In recent decades, labour management has changed dramatically. Since the 1970s, we’ve seen a steady increase in continuous fetal monitoring: from only intermittent monitoring, the rate increased to 50%, and now 90% of women have continuous fetal monitoring.
A routine procedure, which professionals expected would reduce the rate of birth injuries by 50%, turned out to have little or no impact on cerebral palsy and developmental disabilities. We now know genetics and in-utero events are the major causes of cerebral palsy and developmental disability.
Instead, continuous fetal monitoring has been associated with a drastically increased risk of c-section.
To learn more about the role of electronic fetal monitoring and the risk of c-section, you can read US Women Have Too Many C-Sections, With Too Much Risk
Repeat c-sections are also a cause of high c-section rates. Although research shows vaginal birth after a c-section (VBAC) is safe in the majority of cases, many women are encouraged to have a repeat c-section. In WA, 28.9% of elective c-sections were repeat c-sections.
Why Are High C-Section Rates Of Such Concern?
As mentioned, c-section birth carries short and long term risks for both mother and baby. When c-sections are necessary for the safety of women and babies, the benefits outweigh the potential risks.
When c-sections are elective, mothers and babies are put at increased risk of complications – risk that does not outweigh the benefits.
A c-section rate of 10-15% is ideal, based on the evidence. When some regions have c-section rates well over 30%, it means more than half of all c-section births are putting women and babies at unnecessary risk.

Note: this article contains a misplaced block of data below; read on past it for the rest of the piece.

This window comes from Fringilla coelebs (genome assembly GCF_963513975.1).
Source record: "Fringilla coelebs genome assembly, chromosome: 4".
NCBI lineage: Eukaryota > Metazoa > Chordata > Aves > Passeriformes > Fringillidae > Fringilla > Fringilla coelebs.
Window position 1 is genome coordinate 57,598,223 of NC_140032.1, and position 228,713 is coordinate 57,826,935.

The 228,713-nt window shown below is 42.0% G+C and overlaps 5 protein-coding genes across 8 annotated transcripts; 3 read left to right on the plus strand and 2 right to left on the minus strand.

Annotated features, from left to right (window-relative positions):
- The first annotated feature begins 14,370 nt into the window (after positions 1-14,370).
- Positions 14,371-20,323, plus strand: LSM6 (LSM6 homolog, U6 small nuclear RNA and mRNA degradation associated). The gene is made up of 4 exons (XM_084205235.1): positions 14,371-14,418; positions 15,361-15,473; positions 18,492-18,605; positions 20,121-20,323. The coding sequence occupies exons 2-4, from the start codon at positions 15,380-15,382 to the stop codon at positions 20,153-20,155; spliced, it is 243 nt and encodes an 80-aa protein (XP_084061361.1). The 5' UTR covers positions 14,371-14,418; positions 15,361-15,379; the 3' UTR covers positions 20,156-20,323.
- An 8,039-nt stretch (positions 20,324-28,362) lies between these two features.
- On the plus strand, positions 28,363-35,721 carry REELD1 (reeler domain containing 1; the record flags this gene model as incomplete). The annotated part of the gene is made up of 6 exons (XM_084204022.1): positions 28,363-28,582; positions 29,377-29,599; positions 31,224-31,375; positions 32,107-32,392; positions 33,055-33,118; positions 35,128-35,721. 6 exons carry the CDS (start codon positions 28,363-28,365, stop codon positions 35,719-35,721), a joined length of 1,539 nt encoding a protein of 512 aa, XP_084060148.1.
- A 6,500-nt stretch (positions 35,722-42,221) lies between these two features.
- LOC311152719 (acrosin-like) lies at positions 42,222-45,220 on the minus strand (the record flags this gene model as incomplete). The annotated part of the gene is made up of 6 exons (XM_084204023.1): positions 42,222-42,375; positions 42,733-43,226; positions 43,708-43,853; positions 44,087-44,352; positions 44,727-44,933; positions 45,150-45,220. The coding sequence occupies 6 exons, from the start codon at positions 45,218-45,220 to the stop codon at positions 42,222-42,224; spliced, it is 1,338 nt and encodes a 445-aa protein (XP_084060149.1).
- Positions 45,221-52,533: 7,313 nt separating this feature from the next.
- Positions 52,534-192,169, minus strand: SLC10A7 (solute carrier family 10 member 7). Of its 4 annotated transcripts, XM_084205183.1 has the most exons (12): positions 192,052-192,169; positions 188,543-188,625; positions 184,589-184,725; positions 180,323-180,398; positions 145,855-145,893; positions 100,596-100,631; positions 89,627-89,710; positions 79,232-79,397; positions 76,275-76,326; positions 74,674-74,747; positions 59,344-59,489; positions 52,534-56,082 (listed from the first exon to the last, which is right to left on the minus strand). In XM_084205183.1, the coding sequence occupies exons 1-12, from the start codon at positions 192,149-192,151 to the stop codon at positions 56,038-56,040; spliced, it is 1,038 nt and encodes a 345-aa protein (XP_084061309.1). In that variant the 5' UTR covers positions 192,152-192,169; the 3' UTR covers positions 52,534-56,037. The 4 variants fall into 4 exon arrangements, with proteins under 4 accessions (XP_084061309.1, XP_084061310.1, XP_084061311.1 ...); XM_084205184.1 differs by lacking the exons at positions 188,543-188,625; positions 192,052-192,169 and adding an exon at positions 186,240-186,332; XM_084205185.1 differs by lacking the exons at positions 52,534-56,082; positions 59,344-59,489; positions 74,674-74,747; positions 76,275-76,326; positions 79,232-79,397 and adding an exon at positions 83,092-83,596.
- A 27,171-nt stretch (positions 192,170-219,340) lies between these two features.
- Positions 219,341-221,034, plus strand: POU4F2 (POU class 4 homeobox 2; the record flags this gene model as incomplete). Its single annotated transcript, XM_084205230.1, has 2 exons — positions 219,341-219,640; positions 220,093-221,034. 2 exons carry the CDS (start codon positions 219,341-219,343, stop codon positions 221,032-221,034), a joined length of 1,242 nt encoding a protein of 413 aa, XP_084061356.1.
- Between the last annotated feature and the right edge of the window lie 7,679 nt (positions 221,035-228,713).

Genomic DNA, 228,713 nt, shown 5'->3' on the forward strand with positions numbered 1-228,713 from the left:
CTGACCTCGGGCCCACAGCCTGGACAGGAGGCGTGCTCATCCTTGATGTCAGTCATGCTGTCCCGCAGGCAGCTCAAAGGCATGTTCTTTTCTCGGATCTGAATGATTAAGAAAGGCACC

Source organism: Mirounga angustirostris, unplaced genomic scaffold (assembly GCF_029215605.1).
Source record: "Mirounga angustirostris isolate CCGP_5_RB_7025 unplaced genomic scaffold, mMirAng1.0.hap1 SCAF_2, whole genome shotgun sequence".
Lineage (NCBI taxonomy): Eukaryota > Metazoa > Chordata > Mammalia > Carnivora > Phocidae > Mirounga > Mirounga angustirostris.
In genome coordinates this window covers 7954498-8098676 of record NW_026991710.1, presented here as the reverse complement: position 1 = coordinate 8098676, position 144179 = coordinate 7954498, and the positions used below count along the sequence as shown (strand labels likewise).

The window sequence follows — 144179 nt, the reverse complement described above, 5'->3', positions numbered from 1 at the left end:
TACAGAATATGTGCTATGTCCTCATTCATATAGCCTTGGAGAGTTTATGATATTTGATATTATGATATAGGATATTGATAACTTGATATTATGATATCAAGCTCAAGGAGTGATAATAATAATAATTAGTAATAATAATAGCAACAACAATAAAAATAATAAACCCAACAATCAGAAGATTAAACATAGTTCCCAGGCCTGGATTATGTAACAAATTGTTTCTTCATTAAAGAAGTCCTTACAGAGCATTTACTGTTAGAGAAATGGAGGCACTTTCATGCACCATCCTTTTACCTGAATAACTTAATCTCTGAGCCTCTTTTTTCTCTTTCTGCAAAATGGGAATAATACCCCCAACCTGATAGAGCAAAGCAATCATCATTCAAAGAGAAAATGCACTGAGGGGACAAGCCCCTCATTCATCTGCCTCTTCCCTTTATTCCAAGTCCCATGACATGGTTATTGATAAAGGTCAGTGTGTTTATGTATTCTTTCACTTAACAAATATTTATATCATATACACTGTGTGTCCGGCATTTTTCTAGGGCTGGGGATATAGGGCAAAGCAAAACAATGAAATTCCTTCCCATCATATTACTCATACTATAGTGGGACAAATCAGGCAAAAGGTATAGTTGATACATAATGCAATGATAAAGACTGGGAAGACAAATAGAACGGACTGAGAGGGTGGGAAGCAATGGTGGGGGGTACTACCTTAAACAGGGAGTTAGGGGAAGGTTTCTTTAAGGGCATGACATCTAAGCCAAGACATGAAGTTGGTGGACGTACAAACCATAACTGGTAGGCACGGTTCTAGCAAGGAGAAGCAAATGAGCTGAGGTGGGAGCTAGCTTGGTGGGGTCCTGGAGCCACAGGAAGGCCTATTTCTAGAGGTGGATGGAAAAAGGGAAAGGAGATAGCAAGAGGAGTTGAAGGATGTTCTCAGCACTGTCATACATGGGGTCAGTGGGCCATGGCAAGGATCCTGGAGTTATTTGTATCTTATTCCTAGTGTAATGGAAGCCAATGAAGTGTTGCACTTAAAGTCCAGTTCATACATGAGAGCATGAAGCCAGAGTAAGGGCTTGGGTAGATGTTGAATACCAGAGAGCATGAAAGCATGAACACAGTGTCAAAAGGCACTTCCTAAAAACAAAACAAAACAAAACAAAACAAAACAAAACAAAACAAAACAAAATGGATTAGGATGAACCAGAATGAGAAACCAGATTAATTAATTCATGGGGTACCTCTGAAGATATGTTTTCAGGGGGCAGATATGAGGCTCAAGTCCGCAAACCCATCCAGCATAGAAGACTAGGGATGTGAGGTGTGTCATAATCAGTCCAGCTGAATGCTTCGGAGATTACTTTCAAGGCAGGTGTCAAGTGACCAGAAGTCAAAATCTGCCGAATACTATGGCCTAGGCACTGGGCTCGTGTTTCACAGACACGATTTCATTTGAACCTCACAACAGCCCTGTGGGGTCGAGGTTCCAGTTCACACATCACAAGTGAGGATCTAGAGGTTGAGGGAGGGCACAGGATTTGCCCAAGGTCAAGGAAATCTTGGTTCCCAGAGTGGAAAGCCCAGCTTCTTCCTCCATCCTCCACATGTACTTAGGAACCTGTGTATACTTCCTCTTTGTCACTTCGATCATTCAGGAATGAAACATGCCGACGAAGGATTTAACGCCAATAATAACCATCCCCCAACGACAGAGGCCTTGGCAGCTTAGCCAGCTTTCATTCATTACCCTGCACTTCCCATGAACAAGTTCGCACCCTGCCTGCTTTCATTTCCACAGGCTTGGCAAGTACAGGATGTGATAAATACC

Short term risks to mothers include:
- Reaction to anesthesia
- Prolonged postpartum recovery, compared with vaginal birth
- Difficulty and pain during breastfeeding, due to incision
- Increased risk of clot, the need for a blood transfusion, and other general surgical risks
Long term risks to mothers include:
- Pain and discomfort, caused by adhesions and scar tissue
- Increased risk of placenta accreta in future pregnancies
- Future difficulties with fertility
- Increased risk of another c-section
- A negative impact on mother-baby bonding
You can read What Are The Risks Of C-section For The Mother? to learn more about the short and long term risks of c-sections.
Short term risks to babies include:
- Fetal laceration, where baby is accidentally cut by surgical tools
- Unintended prematurity; because due dates are only an estimate, a scheduled c-section could lead to a preterm birth
- Respiratory distress during initial transition from womb to world
- Wet lung – fluid in the lungs. During a vaginal birth, as baby descends and is born, the compression of contractions reduces the risk of fluid in the lungs
- Lower APGAR scores
Long term risks to babies include:
- Increased risk of type 1 diabetes
- Greater likelihood of obesity
- Increased risk of developing asthma
- Altered gut microbiome, because babies aren’t exposed to mothers’ bacteria in the birth canal
- A negative impact on mother-baby bonding
You can read more about c-section risks in What Are The Risks Of C-Section For A Baby?
There’s no doubt c-sections can and do save lives, but they aren’t without risk. When a vaginal birth is possible for mother and baby – which, as research shows, is 85-90% of births – it is the safest option for both mother and baby.
Your choice of provider and birth facility will greatly affect your birth outcome. Choosing a provider who practises evidence-based care will reduce your risk of an unnecessary c-section (not to be confused with a medically necessary one).
Be sure to read Who Cares? Maternity Care Options For Australian Women to learn more about your birth options in Australia.
You can reduce your risk of a c-section, despite the alarmingly high rates in WA.